Sunday, March 9, 2014

5 March 2014 -- Ash Wednesday

Ash Wednesday  — 5 March 2014
Trinity, Iowa City – 12:15 pm & 7:00 pm

Joel 2:1-2,12-17   |  Psalm 103:8-14  |  2 Corinthians 5:20b-6:10  |  Matthew 6:1-6,16-21

Meménto, homo, quia pulvis es, et in pulverum revertéris.

One.  Some of you may be aware that in recent years a new liturgical, or quasi-liturgical, custom has arisen in many parishes, usually called “Ashes To Go.”  What this means is that instead of waiting for people to walk through the church door to attend an Ash Wednesday service, a team of the church’s ministers, ordained and/or lay, go out into the urban streets of their city and offer the imposition of ashes, a sign of our mortality and penitence, to any passers-by who wish to receive them – a way of outreach and expression of interest and concern for the lives of people who are the church’s neighbors but not usually its members.  As nearly as I can determine, this began four years ago in Chicago, and as the saying goes, it promptly went viral.  It’s now all over the country, and in other parts of the world as well.  Apparently mostly Episcopalian or Anglican at this point, but also some Roman Catholics and Lutherans are joining in.  I’m not arguing either for or against this new custom – I think there are things to be said on both sides as to whether this is a good idea – but I think we should notice that obviously a lot of people have found this very meaningful, even if, perhaps especially if, they do not have the time or even the inclination to go to church on a busy workday.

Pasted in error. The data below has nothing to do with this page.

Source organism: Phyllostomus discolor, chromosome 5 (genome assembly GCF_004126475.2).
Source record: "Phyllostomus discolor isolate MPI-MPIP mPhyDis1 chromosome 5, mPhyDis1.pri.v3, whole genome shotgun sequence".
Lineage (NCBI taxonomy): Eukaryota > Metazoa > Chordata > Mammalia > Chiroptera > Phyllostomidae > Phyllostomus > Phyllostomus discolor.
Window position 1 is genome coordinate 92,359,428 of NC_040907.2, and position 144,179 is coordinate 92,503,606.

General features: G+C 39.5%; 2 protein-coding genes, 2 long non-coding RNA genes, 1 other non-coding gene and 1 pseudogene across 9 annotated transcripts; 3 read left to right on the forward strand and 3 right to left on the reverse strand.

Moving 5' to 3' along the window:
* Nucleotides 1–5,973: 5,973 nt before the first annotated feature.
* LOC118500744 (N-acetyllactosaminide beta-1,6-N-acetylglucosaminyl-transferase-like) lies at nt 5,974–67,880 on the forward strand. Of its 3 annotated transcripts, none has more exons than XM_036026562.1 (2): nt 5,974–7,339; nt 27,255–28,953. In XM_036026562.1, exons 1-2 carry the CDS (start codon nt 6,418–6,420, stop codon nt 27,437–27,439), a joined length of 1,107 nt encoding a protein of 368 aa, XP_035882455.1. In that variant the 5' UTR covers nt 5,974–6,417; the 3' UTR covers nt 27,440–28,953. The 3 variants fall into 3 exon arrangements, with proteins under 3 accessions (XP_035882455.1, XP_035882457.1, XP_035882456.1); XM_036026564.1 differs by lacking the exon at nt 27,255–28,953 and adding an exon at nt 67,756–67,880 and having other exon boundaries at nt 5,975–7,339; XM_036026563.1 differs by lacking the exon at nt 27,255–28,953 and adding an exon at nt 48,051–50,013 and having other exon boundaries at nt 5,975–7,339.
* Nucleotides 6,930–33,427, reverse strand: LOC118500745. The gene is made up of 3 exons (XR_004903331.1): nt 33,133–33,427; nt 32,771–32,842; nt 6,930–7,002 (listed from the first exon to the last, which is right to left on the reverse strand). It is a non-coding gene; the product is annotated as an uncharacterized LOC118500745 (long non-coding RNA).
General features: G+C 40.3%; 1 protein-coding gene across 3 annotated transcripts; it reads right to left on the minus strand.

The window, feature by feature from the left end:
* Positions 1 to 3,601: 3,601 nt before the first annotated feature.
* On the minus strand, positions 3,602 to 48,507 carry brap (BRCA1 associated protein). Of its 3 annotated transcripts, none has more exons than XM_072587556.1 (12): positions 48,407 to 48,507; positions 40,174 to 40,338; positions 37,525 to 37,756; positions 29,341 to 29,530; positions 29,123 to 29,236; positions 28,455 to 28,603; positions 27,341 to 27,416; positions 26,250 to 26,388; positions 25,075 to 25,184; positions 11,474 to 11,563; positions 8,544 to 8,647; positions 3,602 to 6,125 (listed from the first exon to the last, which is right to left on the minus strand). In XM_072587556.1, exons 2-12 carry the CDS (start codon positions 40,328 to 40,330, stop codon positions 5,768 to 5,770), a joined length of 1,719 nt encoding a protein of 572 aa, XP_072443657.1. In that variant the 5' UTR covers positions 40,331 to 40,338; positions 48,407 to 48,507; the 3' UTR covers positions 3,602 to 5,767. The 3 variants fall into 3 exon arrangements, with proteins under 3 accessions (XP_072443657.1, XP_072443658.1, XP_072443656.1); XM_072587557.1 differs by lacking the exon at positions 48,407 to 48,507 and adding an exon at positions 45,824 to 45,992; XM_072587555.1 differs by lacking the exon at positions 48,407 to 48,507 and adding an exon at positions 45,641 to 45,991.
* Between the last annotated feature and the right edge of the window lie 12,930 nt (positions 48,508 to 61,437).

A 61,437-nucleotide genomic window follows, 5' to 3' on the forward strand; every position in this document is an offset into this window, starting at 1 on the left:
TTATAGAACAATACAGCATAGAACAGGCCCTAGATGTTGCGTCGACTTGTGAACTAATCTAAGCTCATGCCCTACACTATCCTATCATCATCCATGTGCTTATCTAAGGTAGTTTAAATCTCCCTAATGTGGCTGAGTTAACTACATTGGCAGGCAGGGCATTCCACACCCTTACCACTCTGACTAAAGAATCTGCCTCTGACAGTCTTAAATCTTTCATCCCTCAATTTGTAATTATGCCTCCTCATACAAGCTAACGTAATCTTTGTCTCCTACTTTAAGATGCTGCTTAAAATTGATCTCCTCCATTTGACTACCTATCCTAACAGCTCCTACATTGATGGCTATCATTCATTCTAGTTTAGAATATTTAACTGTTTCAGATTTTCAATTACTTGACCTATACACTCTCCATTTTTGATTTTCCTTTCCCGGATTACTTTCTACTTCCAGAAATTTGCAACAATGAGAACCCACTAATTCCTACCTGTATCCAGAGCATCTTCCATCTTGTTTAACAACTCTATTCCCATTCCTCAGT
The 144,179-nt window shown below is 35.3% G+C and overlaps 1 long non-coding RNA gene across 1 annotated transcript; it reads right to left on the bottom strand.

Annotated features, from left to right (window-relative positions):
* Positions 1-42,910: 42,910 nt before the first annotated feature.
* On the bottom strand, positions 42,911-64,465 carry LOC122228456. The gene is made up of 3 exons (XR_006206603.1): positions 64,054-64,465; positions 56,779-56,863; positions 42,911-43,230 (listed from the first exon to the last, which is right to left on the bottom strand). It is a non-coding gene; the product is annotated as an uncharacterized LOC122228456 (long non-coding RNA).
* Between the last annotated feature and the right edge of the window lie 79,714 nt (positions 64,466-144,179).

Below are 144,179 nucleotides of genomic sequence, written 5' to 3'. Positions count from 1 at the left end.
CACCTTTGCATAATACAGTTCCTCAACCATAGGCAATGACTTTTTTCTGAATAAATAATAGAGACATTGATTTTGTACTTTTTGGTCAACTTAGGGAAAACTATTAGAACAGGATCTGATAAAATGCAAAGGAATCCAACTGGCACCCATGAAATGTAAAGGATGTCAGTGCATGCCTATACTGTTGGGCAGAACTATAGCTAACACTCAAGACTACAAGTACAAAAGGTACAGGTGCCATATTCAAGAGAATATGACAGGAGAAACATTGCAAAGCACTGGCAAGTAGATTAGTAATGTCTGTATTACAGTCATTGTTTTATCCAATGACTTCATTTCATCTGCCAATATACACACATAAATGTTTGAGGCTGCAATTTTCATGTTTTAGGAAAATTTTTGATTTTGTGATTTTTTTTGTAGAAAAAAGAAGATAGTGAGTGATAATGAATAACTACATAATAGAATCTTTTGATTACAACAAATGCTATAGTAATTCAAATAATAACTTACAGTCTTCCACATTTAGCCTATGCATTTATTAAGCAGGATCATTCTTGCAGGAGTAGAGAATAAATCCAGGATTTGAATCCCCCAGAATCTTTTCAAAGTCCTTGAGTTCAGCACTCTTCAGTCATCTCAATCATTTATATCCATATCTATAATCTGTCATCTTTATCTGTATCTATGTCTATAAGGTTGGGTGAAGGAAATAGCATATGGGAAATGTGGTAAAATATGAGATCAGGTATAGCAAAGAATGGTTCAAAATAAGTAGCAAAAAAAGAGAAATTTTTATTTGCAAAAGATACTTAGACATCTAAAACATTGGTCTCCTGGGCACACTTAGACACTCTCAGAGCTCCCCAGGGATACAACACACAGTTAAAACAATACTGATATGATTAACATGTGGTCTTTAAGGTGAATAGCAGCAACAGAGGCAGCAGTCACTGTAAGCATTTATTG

Two.  One of the objects of the little jokes we make when we are being more religious than God – that’s one of the things that Jesus in the Gospel today means by “hypocrites” -- is about “Christmas-and-Easter Christians.”  I think these jokes represent a failure of charity.  But one of the things we may not notice is that there are many people who don’t come to church very often, even on Christmas and Easter, but who do often show up on Ash Wednesday.  Perhaps you are one such; if so, welcome and we are glad you are here today.  You are on to something.